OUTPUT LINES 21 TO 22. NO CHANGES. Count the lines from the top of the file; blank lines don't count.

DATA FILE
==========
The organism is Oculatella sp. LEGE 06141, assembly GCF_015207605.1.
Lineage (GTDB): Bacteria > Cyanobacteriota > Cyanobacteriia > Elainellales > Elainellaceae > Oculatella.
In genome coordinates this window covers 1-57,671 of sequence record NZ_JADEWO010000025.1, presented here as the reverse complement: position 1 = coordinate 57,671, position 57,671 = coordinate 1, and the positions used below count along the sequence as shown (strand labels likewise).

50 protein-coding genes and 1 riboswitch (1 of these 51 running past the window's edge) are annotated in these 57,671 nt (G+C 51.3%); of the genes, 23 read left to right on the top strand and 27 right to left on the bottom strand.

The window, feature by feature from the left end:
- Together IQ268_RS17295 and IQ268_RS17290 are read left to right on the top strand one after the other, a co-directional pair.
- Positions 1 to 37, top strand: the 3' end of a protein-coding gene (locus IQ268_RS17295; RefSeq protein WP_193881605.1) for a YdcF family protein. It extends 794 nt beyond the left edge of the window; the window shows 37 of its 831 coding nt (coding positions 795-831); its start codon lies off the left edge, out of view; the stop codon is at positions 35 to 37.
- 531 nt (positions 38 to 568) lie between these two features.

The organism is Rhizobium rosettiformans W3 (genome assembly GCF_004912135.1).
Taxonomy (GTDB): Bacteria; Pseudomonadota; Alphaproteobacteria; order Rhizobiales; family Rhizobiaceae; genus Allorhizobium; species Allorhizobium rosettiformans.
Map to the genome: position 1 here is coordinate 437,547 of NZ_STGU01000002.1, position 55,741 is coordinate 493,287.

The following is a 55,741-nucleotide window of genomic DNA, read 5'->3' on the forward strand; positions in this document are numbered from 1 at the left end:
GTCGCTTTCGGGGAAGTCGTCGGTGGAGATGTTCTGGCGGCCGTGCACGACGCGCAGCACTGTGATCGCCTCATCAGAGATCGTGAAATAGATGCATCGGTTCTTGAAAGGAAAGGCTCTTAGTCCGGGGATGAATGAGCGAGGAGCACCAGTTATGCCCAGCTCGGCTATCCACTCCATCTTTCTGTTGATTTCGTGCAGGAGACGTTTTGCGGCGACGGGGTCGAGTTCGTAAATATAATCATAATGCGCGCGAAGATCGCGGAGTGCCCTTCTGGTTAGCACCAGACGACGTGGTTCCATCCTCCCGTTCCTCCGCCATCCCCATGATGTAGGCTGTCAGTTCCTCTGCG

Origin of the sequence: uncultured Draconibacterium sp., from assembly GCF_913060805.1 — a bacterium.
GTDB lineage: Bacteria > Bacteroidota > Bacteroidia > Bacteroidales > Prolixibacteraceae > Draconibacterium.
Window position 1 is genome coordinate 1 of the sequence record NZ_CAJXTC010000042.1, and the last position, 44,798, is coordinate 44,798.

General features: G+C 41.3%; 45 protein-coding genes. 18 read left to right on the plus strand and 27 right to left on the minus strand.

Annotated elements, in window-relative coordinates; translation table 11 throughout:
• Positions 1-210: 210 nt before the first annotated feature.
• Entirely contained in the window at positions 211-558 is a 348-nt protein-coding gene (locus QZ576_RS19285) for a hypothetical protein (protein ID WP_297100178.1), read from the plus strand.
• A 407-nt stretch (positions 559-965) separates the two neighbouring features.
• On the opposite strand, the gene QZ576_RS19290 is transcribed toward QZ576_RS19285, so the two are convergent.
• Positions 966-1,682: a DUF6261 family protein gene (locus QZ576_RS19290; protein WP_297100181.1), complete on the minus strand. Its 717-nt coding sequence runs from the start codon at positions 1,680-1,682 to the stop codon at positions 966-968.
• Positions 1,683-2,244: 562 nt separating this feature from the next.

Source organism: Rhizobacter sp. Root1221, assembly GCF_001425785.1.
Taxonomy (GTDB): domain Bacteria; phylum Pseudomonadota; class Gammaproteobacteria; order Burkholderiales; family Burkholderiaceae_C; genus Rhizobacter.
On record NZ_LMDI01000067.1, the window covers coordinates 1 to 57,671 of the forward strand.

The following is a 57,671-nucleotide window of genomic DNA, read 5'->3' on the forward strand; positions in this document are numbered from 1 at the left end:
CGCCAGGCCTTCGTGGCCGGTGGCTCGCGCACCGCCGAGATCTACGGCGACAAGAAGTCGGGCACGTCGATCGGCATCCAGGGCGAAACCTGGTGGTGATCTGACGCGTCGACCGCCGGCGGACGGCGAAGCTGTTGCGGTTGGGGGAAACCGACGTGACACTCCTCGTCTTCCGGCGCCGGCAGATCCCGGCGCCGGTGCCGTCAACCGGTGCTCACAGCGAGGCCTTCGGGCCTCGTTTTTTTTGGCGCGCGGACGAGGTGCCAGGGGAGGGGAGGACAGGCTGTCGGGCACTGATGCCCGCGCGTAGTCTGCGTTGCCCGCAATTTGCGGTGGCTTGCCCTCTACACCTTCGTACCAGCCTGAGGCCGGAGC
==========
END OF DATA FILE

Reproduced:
• A 407-nt stretch (positions 559-965) separates the two neighbouring features.
• On the opposite strand, the gene QZ576_RS19290 is transcribed toward QZ576_RS19285, so the two are convergent.